Pokémon Legends: Arceus Preview - The Time Before Sinnoh

Joel GunnerDec 27, '21

The next in line for the Poke-throne, Pokemon Legends: Arceus, is peppered with change - but is this change for the better?

Perhaps the most anticipated game in the Electric Games office is the Nintendo Switch exclusive Pokémon Legends: Arceus, a convenient choice for it is one of the first games of 2022, seeing release on the 28th of January. Arceus is in many ways a step up from Sword/Shield/Sun/Moon, possessing a persuasive narrative revolving around 'The Original One', the creator of Sinnoh and perhaps even the entirety of the Pokemon Universe, the revered Arceus. The game is a blast from the past, returning to the roots of the Pokémon universe to commemorate 25 years of the fruitful series established in 1995. Though looking back, Game Freak returns to centre stage to ensure Arceus moves forward in a surprising but auspicious shift of directionan action-RPG title acting as a (rather distant) prequel to Sinnoh-based 2006 Diamond and Pearl and the game’s subsequent 2021 remaster, Brilliant Diamond & Shining Pearl. We think Arceus is a welcome break from the norm, a product of ninth-gen tech used minimally to generate a simple, grass-roots game that hooks you from the outset. Let’s explore this for a second.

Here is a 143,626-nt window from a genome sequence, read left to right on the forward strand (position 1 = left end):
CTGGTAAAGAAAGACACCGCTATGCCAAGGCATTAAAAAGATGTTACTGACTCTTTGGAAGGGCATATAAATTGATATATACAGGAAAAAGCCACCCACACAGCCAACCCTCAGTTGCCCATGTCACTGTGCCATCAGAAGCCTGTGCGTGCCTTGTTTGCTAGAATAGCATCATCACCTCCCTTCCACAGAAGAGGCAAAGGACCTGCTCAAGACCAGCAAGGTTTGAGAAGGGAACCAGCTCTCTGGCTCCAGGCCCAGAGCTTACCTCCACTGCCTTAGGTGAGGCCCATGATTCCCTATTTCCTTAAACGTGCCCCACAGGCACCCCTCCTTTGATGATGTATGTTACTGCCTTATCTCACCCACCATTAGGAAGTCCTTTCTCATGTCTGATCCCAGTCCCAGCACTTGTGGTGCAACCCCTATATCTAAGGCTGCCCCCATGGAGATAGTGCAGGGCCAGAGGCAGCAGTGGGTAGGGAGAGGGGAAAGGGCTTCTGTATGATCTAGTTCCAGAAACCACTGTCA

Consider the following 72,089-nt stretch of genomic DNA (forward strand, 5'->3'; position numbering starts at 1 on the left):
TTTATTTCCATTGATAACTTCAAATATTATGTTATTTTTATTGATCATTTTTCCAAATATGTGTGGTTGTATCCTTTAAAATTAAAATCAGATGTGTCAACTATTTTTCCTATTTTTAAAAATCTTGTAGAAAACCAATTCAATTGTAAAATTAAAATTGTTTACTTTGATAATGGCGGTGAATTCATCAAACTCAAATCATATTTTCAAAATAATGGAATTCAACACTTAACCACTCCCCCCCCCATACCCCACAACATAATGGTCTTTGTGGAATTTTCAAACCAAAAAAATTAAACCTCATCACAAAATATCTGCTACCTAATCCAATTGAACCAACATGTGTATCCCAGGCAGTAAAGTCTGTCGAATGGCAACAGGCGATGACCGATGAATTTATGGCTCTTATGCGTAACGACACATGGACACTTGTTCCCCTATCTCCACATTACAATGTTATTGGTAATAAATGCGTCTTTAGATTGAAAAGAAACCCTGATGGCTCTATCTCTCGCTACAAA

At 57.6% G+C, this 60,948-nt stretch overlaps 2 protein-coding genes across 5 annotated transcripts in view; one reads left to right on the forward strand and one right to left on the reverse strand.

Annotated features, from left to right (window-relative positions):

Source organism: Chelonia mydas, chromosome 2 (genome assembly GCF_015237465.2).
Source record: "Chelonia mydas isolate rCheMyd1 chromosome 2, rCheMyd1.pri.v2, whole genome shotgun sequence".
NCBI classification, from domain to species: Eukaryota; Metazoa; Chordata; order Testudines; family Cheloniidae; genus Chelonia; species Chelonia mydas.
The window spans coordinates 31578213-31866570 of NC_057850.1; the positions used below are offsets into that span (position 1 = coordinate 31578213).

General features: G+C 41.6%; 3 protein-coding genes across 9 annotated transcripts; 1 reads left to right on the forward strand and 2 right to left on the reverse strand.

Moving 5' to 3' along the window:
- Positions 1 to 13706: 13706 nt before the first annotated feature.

The small town of Jubilife, Sinnoh, home of early Pokemon Trainers in Pokemon Legends: Arceus, the beginning of the Pokemon Universe.

What is Arceus' context?

Arceus finds its feet in what is now Sinnoh, but at the time of events is a realm known as Hisui, a vast, charming, mostly untouched swathe wilderness – an antiquated time where civilisation was still merely a drop in the ocean. A small Japanese village named Jubilife, home to Galaxy Expedition Team, is the miniature hub of human civilisation bar a few outposts and base camps where wardens, who are early forms of trainers, lodge in and undertake research. Pokémon are yet documented; gameplay is rumoured to entail the fruition of this task, forming the Pokedex (sounds a little like Snap, doesn't it?) and setting the stage for all that is to come. The search for the elusive Arceus (whom I think hides secrets in the active volcano, Mt. Coronet) is also said to dominate the plot arc, but Game Freak are notorious for their brevity – much is left unsaid. We are certain, though, that the adorable bird-like Rowlet, pyromaniac Cyndaquil, and enthusiastic Oshawott are our starter Pokémon with the rest roaming the lands of Hisui as they please, and we know the game is lore-some, brimming with 

How does Pokemon Legends: Arceus look?